A week or so before Christmas, my wife decided to hire a cleaning service to help get prepared for several large gatherings and family coming to stay from out of town. The company she used was very reputable and had great referrals. During the period of time the cleaners were at work, my wife engaged one of them in conversation and what she learned was quite disturbing. This lady has two children, the oldest being 11, and was basically homeless. She indicated they spent most nights in the homeless shelter and couch surfed whenever they could. Sometimes they had to sleep in their car. She wasn’t sure what she was going to do for Christmas, where they would be or how to get gifts for her kids. Financially, she receives a fairly decent wage, but is being paid under the table. Consequently, she has no pay receipts needed to obtain housing. The lady indicated that she did not want to quit because well-paying jobs are scarce in our area and she felt she could not take care of her family on minimum wage. She is a citizen and is not, does she want to be, on public assistance. In this day and age, situations like this is are far too common. As the gap continues to grow between the rich and poor, and the middle class erodes away, we are losing one of the essentials of life – the ability for everyday folks to have a place to call HOME!
Welcome to our Blog! We post weekly articles written on a variety of topics from a variety of people, including our staff, volunteers, community members, and our parents and youth. The Voices of our Blog are opinion pieces, reflecting the diverse experiences and viewpoints of our community. These articles are not meant to represent the views of everyone at FCNI, our Board of Directors and staff, or present a definitive policy statement, but are designed to be informative and thought-provoking.
Gifts come in all shapes and sizes—from extravagant, to handmade, or sentimental and even humorous. While every gift given for the pure joy of its recipient is meaningful, “life changing” gifts are in a category all to themselves. These are the gifts that when given, change the mindset, the circumstances and even the futures of those being gifted. Every holiday season, Mike McCarthy partners with us to give such a gift to one of our families working towards successful self-sufficiency. And witnessing each family’s joy at receiving Mike’s gift leaves not one dry eye at FCNI, and reminds each of us that we live in a truly remarkable community.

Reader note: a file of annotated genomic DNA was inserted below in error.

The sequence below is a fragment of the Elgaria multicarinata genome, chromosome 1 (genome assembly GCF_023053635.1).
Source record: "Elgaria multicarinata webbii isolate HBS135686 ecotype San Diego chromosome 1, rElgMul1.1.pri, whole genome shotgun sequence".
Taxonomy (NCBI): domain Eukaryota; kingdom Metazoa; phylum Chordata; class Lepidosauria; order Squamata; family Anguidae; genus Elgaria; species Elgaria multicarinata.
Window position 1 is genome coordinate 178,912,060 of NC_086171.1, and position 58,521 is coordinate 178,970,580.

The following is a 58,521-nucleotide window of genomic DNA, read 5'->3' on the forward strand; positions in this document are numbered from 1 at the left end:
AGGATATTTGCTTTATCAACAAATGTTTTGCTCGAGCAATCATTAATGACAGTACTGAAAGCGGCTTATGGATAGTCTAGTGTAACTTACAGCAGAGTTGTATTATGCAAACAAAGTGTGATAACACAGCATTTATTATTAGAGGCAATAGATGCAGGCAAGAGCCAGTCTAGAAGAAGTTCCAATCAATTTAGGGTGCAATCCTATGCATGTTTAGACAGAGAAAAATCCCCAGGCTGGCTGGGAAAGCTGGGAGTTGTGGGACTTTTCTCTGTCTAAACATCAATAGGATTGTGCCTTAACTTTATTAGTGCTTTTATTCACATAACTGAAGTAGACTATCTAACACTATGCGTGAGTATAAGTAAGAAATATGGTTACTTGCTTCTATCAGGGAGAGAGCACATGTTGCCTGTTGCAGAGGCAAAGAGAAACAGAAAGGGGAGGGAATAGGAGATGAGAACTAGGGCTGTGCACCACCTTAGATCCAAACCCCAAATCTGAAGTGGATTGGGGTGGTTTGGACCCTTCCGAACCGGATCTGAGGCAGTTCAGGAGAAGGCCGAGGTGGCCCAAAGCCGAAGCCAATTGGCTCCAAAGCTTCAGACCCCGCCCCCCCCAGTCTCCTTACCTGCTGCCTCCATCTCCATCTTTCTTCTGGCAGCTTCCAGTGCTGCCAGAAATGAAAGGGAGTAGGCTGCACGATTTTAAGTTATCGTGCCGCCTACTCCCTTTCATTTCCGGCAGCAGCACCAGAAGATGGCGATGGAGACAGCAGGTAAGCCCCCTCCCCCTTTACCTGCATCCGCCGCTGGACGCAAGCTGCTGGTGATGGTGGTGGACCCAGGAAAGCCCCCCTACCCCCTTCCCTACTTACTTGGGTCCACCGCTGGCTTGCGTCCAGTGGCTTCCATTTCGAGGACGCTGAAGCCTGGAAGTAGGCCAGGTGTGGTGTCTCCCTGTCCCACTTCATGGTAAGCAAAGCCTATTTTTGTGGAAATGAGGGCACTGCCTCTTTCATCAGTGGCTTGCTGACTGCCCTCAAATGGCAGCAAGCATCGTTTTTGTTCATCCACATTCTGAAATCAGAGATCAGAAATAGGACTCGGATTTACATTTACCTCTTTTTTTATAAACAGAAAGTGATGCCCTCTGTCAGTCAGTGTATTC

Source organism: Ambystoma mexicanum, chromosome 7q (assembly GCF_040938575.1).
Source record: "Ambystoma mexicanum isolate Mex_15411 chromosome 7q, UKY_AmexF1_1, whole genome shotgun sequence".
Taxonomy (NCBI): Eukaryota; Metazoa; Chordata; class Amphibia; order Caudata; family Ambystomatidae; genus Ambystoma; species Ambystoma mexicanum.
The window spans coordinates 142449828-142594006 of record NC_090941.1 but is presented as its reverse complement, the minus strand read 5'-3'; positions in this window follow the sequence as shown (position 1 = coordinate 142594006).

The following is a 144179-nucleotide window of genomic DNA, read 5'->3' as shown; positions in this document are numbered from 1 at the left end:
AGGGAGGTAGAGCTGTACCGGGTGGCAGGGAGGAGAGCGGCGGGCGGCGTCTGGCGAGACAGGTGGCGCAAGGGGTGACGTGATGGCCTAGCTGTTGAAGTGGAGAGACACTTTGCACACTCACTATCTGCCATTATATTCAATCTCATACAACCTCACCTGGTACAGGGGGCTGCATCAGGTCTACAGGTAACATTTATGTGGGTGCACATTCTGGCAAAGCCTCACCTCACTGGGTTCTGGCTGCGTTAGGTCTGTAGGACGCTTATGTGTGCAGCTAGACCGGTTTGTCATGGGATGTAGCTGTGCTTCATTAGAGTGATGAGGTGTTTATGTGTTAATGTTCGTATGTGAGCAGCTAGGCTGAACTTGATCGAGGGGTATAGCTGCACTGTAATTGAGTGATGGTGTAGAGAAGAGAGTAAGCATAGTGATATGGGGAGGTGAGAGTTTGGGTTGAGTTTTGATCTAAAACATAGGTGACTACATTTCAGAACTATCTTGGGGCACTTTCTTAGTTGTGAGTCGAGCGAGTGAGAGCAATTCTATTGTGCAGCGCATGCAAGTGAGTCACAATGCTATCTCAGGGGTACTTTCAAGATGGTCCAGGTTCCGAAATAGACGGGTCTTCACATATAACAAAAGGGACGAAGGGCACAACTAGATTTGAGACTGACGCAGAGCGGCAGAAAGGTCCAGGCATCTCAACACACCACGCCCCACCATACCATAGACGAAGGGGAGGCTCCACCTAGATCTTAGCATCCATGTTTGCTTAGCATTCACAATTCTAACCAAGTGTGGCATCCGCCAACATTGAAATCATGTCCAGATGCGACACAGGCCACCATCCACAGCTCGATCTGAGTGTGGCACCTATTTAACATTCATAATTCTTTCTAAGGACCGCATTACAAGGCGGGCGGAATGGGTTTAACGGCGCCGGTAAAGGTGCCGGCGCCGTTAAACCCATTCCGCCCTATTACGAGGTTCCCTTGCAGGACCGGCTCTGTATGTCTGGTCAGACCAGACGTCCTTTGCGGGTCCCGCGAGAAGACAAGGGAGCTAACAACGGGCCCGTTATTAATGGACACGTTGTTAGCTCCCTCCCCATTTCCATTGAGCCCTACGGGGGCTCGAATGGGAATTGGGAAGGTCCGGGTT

This holiday season, I will be celebrating my 43rd Christmas. In this time, I have made many holiday memories--some good, some not so good, and some which are still very funny. After all these Christmases, I have one particular memory which sticks out in my mind, and it involved “Santa’s Workshop”. No, I didn’t grow up in the North Pole, but I did grown up in Texas. And every year at my elementary school before school ended for the winter break, the stage in our cafeteria would be transformed into “Santa’s Workshop.” When I say “transformed,” I mean folding tables were set up in rows and a variety of family-satisfying gifts were put out on the tables. Gifts such as coffee mugs displaying slogans like “World’s Best Dad”, ceramic figurines of all sorts, neck ties, aprons, and, yes, even ashtrays (remember, this was over 30 years ago) lined the tables for students to peruse and purchase for different family members as gifts for the holidays. Every year, as I stood on the wooden steps leading to “Santa’s Workshop,” my anxiety would rise in hopes that the children in front of me would not buy the last pet rock which I knew my dad wanted more than anything. As I retell this memory, I am somewhat surprised at how a humble school fundraiser contributed so greatly to the development of my character as an adult and father. “Santa’s Workshop” helped to form generosity within me. It was the first time in my life that I remember thinking about other people and what they would like or need as a gift. This kind of generosity is a character trait that I strive to instill in my own children to this day.
For a long time, our society has clung to the idea that we are somehow hardwired to be selfish. And while there’s no denying this fact, there is now compelling evidence to prove that the pull that we all feel from time to time to do something generous is a foundational part of our humanity. As it turns out, there is a science behind the power of giving--we are also wired to do good!
I have heard it said that life does not necessarily get easier or better; but we, in fact, become stronger and more resilient. As a person with a few years under my belt, I know this to be true. Perseverance leads to perfection, or at least gets us closer to it!